Posts Tagged ‘call of duty’

Harry: Prince of Propaganda

Prince Harry is the ultimate recruitment poster boy for the Call of Duty generation. As a soldier Prince, he is in his element: today’s media is plastered with pictures of him in subtle battle dress, poses framed by an apache helicopter gunship, underlining his sense of purpose and presenting him in hero-like dimensions.

From Las Vegas to Camp Bastion, Harry’s headlines – both good and bad – build a modern heroic monomyth around him. He may be a professional soldier – but am I alone in preferring to read about his rock ‘n’ roll hedonism rather than this latest “I killed in Afghanistan” meme?

Hadley Freeman made an apt caricature of Harry’s media appearance in the Guardian, comparing them to “an especially sloaney university’s production of Top Gun (it’s the sunglasses)” and bringing attention to the media “omerta” that surrounds him.

Despite spending a considerable amount of money keeping Harry physically safe, the investment seems to be missing when protecting his image during his end-of-tour media commitment. Arguably, his complacent PR minders dropped their guard. However, some of these soundbites are already having negative resonance in the region he works hard to improve.

Harry uses the language of the squaddie in his interviews, comparing his experience to that of a computer game. Such comments have angered senior officials who have said it is disrespectful to those who died alongside Captain Wales.

Criticising the media was another own-goal – by now the prince should know better and should rise above the clichéd clamour. Harry is popular with the crowd, so why does he allow his cynicism towards the Third Estate create future tensions?

Harry’s comments have been a media failing for the military, diplomacy and his supporters here in the UK. As Rob Crilly pointed out in his recent Telegraph article, the fight against insurgents will be “as much about PR salvoes as it is about rockets and bullets”. Flippant comments have handed extremists a propaganda prize that will have a far more enduring sting than the inconvenience of the media junket.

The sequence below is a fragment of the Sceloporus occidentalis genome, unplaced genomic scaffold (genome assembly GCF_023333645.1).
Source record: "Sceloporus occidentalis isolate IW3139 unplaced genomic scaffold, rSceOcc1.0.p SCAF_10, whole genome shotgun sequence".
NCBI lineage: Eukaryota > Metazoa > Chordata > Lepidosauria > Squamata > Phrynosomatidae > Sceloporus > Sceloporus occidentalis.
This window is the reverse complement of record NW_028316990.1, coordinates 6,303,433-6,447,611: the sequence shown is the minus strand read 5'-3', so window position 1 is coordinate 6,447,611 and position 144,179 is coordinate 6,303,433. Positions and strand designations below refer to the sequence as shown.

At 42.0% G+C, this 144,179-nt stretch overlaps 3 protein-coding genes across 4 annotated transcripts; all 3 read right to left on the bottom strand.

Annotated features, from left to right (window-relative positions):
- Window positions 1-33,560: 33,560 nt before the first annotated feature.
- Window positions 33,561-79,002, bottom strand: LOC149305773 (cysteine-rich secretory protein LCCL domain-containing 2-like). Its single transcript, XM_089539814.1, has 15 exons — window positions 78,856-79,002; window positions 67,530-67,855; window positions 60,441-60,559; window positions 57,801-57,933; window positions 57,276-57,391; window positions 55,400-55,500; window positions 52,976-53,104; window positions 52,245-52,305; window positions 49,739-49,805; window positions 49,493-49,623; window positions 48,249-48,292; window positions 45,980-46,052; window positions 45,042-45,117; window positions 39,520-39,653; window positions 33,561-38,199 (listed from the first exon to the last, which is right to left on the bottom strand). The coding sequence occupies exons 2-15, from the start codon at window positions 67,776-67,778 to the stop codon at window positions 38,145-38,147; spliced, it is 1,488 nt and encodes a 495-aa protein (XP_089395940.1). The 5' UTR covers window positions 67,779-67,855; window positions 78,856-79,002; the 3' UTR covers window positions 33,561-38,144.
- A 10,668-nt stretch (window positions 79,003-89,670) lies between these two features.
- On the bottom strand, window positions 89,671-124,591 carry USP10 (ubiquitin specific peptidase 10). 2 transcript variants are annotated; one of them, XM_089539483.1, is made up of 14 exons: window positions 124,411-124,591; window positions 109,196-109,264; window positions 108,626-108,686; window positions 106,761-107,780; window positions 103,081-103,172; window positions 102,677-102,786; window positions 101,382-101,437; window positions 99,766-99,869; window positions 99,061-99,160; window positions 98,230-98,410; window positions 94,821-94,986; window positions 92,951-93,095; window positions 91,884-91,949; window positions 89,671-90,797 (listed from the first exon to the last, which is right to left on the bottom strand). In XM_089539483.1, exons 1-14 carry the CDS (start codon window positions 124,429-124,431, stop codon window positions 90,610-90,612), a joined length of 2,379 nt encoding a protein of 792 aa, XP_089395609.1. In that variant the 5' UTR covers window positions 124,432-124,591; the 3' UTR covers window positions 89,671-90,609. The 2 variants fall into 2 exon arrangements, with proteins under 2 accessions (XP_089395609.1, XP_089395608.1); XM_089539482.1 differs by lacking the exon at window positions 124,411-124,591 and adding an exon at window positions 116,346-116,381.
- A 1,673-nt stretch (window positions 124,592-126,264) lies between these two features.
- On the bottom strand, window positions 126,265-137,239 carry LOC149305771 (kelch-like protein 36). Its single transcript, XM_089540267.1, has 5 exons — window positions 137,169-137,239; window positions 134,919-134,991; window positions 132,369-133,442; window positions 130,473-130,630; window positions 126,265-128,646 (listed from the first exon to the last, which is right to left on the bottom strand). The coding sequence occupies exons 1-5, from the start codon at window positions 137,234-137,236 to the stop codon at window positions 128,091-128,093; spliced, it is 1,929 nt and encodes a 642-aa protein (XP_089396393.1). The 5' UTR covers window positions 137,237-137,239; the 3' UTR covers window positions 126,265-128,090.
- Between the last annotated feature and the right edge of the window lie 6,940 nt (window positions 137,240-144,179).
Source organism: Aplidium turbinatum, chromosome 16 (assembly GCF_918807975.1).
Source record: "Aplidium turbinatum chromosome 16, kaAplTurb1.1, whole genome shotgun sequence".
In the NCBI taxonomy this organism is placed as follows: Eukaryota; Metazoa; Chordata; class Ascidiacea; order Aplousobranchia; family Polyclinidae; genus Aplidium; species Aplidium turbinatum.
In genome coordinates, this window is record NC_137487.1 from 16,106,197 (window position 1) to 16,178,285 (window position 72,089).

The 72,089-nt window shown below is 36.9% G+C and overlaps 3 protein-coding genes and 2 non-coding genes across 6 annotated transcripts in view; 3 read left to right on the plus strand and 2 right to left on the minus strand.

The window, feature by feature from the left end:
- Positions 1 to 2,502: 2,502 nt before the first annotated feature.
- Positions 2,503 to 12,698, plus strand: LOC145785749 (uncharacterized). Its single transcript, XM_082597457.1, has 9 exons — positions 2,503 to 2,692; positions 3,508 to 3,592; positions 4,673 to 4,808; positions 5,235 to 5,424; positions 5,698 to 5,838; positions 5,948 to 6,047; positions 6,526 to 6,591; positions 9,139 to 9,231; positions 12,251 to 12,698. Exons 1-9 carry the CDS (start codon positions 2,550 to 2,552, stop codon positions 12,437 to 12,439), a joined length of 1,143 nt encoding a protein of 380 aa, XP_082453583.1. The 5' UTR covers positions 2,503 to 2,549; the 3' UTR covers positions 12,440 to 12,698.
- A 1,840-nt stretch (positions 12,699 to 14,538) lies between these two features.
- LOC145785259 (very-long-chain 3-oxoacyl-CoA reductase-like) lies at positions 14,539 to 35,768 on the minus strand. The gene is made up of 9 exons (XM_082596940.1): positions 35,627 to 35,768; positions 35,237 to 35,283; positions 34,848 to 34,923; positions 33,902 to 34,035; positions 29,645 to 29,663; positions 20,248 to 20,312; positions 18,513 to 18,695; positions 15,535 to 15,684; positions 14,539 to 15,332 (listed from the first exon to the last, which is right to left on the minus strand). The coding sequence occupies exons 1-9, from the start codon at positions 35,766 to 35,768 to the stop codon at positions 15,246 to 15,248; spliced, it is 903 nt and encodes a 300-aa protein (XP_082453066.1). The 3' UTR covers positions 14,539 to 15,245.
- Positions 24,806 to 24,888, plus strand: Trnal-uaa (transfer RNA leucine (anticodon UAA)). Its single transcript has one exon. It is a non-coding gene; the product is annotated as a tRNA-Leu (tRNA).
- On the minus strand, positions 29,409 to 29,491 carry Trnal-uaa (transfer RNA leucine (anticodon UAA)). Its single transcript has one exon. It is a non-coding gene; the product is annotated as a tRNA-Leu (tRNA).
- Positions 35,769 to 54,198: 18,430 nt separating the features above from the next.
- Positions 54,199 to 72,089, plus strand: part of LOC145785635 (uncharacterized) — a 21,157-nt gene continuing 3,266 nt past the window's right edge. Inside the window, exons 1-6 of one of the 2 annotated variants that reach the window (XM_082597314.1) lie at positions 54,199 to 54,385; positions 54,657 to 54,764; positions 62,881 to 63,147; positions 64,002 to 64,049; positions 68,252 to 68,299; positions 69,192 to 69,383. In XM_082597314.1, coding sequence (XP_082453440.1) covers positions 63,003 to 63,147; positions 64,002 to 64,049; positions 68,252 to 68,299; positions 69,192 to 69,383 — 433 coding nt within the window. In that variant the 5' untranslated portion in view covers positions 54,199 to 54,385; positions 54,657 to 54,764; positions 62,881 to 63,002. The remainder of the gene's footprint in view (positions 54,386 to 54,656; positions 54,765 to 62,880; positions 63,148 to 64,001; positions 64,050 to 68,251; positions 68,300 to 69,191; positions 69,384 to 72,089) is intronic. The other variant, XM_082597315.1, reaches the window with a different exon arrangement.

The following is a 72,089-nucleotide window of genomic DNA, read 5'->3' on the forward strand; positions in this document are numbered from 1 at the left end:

Changing Narratives and the Death of Osama Bin Laden

The ever-changing narratives surrounding the ritualistic slaying of Osama Bin Laden has spewed up a slew of conundrums. It should also teach publicists valuable lessons about the pitfalls of a contemporary story engine, brand messaging turned cariacature and the conditions of the modern news mill.

Instinctively, a good publicist understands how to engineer a simple brand story. This propels both new and traditional media forward, generating the power of positive word of mouth. If the elevator pitch is too complex, return to the drawing board.

These past principles have been reframed by the lustful media’s desire to break a story. This, allied with a compelling need to be ‘the’ authority’s voice coerces the media to be less concerned about accuracy and truth. Why kill a news thread if the desire is apparent? “Truth? Well OK, but the story is just too good to ignore!”

The Mission to destroy Bin Laden was infused with the spirit of The Searchers and thickly layered with the best bits from Call of Duty, Black Ops and 24. I swear Jack Bauer lead the mission. Read the rest of this entry »

Putin on the Ritz: PR Russian Style

I went to the opening of The Expendables recently, in the mood for a little bit of escapism, and was bowled over by the crowd’s whooping, hollering love for Sly, Lundgren, Arnie, Bruce et al. There seemed to be more love than you could have ever expected for a formula, and a set of stars, who for the most part reached their peak in 1985, at the height of Reagan’s presidency.

Looking at reports on the latest Vladimir Putin photoshoot, however, I realise that perhaps I should not have been so taken aback; this sort of macho posturing has never really gone away. Possibly these sorts of fashions travel the world in a kind of Mexican wave – in Russia right now, the macho image is the sure way to win the love of the electorate, while it looks ludicrous here. For now, at least.

Certainly it is easy to satirise Putin in the UK or America at the moment – when he poses like a hero from Call of Duty 4 or, in a bid to show a softer side, nuzzles up to his horse, he is playing to local tastes that look utterly ludicrous to a more cynical western European and American audience. Read the rest of this entry »

Borkowski